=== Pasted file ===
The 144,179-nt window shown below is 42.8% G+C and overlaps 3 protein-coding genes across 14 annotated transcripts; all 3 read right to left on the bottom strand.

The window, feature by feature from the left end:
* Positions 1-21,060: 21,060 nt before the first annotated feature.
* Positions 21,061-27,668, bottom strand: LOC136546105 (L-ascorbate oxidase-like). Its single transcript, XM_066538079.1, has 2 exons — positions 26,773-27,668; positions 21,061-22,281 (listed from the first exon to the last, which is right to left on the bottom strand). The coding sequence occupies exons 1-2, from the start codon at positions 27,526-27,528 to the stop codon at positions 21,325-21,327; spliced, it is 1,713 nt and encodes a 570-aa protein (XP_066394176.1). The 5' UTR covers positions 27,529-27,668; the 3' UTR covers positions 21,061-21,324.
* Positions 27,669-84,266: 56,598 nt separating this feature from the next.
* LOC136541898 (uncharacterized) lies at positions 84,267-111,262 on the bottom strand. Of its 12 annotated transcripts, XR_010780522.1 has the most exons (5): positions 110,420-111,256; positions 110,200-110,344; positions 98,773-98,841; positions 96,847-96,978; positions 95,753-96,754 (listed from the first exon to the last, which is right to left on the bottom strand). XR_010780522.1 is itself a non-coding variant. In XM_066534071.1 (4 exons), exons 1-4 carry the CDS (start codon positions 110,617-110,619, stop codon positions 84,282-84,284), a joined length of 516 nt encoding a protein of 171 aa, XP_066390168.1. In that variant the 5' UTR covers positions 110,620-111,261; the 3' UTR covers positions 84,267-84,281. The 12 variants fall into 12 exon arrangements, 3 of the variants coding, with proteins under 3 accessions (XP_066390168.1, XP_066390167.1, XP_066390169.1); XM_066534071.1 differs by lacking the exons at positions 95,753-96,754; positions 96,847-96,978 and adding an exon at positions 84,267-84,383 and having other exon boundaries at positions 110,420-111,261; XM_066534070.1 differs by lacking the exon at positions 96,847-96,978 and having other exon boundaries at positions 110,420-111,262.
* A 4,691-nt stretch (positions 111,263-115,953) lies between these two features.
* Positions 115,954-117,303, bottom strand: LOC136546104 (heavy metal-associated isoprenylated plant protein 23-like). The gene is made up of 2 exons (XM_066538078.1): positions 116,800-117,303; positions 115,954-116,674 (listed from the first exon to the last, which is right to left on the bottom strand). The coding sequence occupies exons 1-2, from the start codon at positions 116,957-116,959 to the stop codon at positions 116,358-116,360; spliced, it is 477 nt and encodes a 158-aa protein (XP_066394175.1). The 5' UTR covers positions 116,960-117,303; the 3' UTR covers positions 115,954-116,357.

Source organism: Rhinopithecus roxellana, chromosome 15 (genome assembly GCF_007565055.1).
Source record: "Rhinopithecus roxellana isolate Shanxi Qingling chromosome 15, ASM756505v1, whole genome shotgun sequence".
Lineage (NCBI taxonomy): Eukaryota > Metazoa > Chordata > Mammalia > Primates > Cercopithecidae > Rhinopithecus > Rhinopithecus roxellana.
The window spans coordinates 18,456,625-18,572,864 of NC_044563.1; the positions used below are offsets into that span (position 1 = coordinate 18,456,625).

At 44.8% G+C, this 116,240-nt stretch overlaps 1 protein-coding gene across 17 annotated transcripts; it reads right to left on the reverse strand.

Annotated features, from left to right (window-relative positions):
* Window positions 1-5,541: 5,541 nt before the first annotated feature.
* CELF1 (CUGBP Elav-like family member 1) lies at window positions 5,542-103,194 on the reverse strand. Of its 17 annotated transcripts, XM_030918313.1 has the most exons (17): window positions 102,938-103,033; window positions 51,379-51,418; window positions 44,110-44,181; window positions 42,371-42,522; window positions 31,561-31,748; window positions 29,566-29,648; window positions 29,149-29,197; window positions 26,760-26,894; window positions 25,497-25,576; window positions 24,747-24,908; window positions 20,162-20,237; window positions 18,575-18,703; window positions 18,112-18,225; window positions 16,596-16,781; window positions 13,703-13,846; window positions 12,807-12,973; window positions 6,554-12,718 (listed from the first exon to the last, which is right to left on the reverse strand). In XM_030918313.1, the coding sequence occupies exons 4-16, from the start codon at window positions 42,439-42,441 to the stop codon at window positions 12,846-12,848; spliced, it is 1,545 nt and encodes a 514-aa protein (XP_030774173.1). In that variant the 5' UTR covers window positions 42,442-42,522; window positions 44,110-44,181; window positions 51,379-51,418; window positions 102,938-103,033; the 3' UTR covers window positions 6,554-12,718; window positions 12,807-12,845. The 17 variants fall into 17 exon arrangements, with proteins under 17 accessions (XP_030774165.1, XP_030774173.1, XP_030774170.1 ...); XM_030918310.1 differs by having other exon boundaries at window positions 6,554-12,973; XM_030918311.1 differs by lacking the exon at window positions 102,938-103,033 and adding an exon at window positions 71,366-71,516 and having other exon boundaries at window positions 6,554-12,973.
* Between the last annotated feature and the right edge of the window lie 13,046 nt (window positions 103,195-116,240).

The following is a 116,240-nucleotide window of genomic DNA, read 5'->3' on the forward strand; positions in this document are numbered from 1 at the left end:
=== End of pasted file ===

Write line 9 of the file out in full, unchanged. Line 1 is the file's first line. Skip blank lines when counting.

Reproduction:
Source organism: Rhinopithecus roxellana, chromosome 15 (genome assembly GCF_007565055.1).